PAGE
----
The town was established in the 16th century, and the best place to start is with a stroll in the Sanmachi Suji district, where you’ll find well-preserved generations-old inns, shops and taverns.
Takayama’s sake is renowned throughout Japan, in large part thanks to the area’s clear water, and we recommend visiting one of the town’s many sake breweries for a taste of the local specialty. There is a morning market held on the town’s central Miyagawa River, and if you want to get out of town for some exercise and activity, there are great cycling opportunities in the beautiful surrounding countryside.
Hakone is the Tokyo area’s most famous nature retreat. In addition to its onsen, it’s most well-known for its views of Mount Fuji on clear days (which can, admittedly, be frustratingly rare).
For art lovers, there is the Hakone Open-Air Museum, or take in the beautiful landscapes from Hakone’s famous sightseeing loop.
The circuit takes you around the region via a charming variety of modes of transport including the Hakone Tozan Railway, Cable Car, Hakone Ropeway, and cruise across beautiful Lake Ashi.
The city of Fukuoka, also known as Hakata, is one of Japan’s unsung culinary destinations, not to mention one of the country’s most pleasant and livable urban centers.
Fukuoka is the largest city on Kyushu (one of Japan’s four main islands), and thus also the perfect jumping-off point for an adventure into rugged Kyushu.
Those who are fortunate enough to have visited Fukuoka usually know of it thanks to one of its most famous offerings: tonkotsu ramen.
Hakata is also relatively rare in Japan in that it maintains a very lively and active street-food culture, visible in its yatai (food carts).
For a unique and luxurious take on Fukuoka and the island of Kyushu, the Seven Stars cruise train is an enticing option.
Kurashiki is a charming town most famous for the Bikan Historical District located along its well-preserved canal area, which dates back over 400 years.
The canal is lined with attractive former storehouses (kura) that have been lovingly preserved and converted into charming galleries, boutiques and cafes. Kurashiki is well-known for its textiles and bizen pottery, and you’ll find shops dedicated to both dotted around town.
SHIRAKAWAGO & GOKAYAMA
Japan has no shortage of charming mountain villages, and one of the best places to experience traditional rural Japan is with a visit to the UNESCO World Heritage villages of Shirakawago and Gokayama.
The gassho-zukuri (praying hands) architecture set against beautiful natural surroundings makes them among the most photogenic places in Japan, and the steeply-sloped thatched roofs are able to withstand the the heavy snowfall that the region receives each winter.
Matsue, located in western Japan’s beautiful but little-visited Shimane Prefecture, is one of Japan’s hidden gems.
Most visitors travel to Matsue for the breathtaking Adachi Museum of Art. In addition to its impressive collection of modern Japanese painting (including works by Yokoyama Taikan), the Adachi Museum is most renowned for its world-famous garden, which blends almost magically into the surrounding landscape.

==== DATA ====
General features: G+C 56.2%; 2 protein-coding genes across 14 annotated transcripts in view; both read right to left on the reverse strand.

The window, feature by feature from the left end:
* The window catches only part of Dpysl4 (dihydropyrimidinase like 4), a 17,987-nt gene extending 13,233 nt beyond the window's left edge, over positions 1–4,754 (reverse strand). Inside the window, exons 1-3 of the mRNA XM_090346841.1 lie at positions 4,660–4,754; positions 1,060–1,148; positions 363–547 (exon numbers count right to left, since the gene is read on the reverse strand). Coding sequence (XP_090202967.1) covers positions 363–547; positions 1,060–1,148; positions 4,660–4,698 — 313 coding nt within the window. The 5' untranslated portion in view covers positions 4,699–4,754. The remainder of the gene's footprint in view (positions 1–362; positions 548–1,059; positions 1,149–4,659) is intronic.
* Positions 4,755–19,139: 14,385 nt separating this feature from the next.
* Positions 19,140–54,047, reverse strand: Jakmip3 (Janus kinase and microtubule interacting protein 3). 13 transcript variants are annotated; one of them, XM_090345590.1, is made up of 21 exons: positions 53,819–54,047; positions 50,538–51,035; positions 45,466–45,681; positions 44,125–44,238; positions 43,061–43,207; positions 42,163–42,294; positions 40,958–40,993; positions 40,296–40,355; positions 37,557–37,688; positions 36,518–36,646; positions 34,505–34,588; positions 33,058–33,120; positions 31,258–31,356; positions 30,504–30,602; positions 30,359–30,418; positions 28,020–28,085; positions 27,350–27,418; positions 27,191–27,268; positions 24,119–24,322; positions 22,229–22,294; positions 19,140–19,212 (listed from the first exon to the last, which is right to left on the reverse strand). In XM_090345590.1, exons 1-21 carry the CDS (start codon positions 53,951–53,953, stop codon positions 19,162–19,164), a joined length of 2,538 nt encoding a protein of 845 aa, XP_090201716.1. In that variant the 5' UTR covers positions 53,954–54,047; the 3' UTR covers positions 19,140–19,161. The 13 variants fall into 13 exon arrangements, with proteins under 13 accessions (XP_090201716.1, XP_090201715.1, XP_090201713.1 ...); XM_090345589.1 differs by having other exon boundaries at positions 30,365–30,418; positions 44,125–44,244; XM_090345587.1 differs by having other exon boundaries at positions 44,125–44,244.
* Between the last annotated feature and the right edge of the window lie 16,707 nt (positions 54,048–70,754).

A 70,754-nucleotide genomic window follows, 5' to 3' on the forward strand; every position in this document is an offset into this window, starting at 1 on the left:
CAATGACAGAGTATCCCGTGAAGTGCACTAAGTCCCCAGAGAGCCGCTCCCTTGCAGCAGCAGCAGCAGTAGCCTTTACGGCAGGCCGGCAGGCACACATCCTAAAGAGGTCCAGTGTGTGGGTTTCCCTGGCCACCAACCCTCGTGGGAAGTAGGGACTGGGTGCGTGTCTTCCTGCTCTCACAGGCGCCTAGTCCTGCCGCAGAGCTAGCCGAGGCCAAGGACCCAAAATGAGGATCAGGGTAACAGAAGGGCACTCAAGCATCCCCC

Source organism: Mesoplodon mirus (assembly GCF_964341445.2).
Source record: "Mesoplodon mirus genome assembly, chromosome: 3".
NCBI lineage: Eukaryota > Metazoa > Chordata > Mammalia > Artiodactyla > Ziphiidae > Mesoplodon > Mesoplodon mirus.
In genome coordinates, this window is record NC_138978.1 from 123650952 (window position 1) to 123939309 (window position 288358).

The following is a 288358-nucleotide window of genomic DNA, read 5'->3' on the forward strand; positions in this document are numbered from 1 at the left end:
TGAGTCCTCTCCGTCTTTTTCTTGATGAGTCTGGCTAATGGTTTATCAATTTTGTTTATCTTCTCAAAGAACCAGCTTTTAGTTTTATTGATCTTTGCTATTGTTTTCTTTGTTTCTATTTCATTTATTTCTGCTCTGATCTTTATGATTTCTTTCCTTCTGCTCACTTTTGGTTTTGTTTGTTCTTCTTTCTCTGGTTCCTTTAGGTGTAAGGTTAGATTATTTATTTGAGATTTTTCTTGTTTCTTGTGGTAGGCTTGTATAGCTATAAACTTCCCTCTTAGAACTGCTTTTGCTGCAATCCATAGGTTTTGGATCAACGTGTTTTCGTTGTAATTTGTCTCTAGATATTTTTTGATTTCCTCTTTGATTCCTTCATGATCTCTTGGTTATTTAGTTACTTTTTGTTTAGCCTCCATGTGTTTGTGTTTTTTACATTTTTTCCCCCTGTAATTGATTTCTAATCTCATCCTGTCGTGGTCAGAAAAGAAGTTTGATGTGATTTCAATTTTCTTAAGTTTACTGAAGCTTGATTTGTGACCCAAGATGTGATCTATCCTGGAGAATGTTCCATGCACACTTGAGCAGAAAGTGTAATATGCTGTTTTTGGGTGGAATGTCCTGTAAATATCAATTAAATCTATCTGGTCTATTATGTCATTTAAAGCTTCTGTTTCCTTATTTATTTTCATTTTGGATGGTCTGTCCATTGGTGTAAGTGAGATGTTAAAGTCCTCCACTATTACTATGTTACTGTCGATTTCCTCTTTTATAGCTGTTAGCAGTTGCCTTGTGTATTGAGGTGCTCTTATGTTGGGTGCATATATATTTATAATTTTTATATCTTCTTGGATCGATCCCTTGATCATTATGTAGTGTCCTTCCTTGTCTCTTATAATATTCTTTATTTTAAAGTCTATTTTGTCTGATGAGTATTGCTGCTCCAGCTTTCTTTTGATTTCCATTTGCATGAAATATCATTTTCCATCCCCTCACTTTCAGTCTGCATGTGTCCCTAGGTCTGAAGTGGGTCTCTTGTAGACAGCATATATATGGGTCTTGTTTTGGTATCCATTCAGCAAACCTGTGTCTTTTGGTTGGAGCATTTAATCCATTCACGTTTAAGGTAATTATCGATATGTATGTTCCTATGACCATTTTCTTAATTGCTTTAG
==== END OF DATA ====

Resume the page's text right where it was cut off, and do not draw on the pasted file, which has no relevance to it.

In Matsue itself, enjoy excellent seafood and sake, and visit Matsue-jo (Matsue Castle), one of only a handful of surviving original castles in Japan (dating from the 17th-century). Matsue is also the ideal base from which to visit Izumo Taisha, one of Japan’s oldest and most important Shinto shrines, as well as the the idyllic Oki Islands.
Kinosaki Onsen is one of Japan’s quintessential onsen destinations.
In addition to the onsen at your ryokan, one of the highlights of a visit to Kinosaki is heading out for a stroll through town in your provided yukata (light Japanese-style robe) and geta (wooden clogs).
The old-fashioned town features seven sento (bathhouses), which sit among pretty streets of traditional wooden buildings and narrow bridges.
Jutting out into the Japan Sea, to the north of Kanazawa, is the rugged Noto Hanto (Noto Peninsula).
Made famous by the wonderful book Rice, Noodle, Fish, Noto Hanto makes for one of Japan’s best self-drive destinations.
Visit the Wajima Market, enjoy dramatic coastal scenery, have lunch at Flatt’s, and – if you’re lucky – spend the night at one of Noto’s beautiful onsen ryokans.
Takamatsu is a pleasant city on the northeast coast of Shikoku. It’s the largest city in Kagawa, a prefecture famous for its delicious udon noodles. A ferry also connects Takamatsu to Naoshima.
But the real highlights of a visit to Takamatsu are Ritsurin Koen, a lovely landscape garden, and the powerful Isamu Noguchi Garden Museum.
Takamatsu is also a convenient jumping-off point for Kotohira (home to Konpirasan Shrine and the wonderful Kanamaru-za kabuki theater), and the Iya Valley in Shikoku’s remote interior.
Japan Destination Information: Additional Resources
We hope our list helps you decide where to visit!
But if you’re still unsure, or simply want to do some additional research, it may be worth investing in a great guidebook or two.
If you’re not into guidebooks, there are plenty of fantastic resources throughout the Internet. Japan-guide.com is perhaps the most comprehensive, and you’ll find many more in our post on the Internet’s Best Japan Travel Resources.